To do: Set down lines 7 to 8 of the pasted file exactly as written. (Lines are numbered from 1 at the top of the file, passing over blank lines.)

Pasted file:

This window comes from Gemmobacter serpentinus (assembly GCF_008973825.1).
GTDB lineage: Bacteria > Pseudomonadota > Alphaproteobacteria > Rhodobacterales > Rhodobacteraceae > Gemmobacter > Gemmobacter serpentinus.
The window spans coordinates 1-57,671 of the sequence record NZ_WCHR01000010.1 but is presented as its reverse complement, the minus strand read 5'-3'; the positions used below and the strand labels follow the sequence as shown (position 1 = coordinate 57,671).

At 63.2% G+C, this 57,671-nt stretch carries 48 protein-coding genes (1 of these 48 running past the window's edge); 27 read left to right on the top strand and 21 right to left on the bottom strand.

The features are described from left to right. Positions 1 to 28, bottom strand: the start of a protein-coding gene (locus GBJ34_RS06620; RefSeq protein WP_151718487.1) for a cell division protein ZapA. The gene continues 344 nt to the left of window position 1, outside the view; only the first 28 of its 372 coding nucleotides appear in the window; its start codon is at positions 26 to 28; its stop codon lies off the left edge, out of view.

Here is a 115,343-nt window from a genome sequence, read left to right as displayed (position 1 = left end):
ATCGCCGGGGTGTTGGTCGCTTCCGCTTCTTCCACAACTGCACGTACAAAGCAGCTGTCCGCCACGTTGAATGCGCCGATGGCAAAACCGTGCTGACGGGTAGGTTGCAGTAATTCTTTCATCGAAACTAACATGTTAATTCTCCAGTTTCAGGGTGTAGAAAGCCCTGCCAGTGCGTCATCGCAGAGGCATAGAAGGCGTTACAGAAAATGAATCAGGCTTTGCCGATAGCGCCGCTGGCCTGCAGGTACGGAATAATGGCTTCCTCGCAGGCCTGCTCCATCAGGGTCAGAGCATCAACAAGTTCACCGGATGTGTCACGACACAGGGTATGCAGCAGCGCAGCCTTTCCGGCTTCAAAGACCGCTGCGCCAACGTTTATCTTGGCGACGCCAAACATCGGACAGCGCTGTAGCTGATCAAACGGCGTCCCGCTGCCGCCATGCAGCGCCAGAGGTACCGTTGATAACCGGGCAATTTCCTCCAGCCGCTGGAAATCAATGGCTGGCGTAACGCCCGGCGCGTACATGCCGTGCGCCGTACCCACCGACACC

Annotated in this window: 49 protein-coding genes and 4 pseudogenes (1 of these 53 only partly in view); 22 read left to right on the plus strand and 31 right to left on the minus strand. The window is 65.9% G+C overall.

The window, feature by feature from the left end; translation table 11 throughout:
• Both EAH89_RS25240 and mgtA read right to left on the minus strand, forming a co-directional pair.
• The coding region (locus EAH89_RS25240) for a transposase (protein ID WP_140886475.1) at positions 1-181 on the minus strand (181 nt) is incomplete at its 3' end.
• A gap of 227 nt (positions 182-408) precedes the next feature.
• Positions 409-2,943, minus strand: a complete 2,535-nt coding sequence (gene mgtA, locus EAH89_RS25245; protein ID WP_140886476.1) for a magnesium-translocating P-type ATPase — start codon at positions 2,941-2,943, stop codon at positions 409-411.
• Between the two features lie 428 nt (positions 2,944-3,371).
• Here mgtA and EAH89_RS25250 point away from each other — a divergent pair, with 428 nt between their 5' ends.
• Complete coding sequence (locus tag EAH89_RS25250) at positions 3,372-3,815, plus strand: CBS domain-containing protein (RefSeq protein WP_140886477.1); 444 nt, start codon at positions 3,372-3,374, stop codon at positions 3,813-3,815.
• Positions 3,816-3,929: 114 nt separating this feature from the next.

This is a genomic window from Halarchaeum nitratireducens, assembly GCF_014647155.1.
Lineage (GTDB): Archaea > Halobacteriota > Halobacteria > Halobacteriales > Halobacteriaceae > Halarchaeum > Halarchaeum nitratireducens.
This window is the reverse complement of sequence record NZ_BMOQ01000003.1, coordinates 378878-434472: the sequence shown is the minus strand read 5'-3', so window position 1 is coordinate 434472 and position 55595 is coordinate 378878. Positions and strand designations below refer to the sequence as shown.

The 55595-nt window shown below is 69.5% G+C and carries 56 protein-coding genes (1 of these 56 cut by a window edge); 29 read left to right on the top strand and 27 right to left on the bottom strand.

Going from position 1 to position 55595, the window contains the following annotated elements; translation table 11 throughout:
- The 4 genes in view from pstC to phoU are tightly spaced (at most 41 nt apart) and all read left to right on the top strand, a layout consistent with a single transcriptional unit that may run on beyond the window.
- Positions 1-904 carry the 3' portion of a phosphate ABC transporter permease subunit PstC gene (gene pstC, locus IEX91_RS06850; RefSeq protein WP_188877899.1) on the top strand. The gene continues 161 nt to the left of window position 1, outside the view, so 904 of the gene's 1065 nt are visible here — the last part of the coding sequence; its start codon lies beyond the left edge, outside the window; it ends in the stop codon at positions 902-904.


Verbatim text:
ATCGCCGGGGTGTTGGTCGCTTCCGCTTCTTCCACAACTGCACGTACAAAGCAGCTGTCCGCCACGTTGAATGCGCCGATGGCAAAACCGTGCTGACGGGTAGGTTGCAGTAATTCTTTCATCGAAACTAACATGTTAATTCTCCAGTTTCAGGGTGTAGAAAGCCCTGCCAGTGCGTCATCGCAGAGGCATAGAAGGCGTTACAGAAAATGAATCAGGCTTTGCCGATAGCGCCGCTGGCCTGCAGGTACGGAATAATGGCTTCCTCGCAGGCCTGCTCCATCAGGGTCAGAGCATCAACAAGTTCACCGGATGTGTCACGACACAGGGTATGCAGCAGCGCAGCCTTTCCGGCTTCAAAGACCGCTGCGCCAACGTTTATCTTGGCGACGCCAAACATCGGACAGCGCTGTAGCTGATCAAACGGCGTCCCGCTGCCGCCATGCAGCGCCAGAGGTACCGTTGATAACCGGGCAATTTCCTCCAGCCGCTGGAAATCAATGGCTGGCGTAACGCCCGGCGCGTACATGCCGTGCGCCGTACCCACCGACACC

Annotated in this window: 49 protein-coding genes and 4 pseudogenes (1 of these 53 only partly in view); 22 read left to right on the plus strand and 31 right to left on the minus strand. The window is 65.9% G+C overall.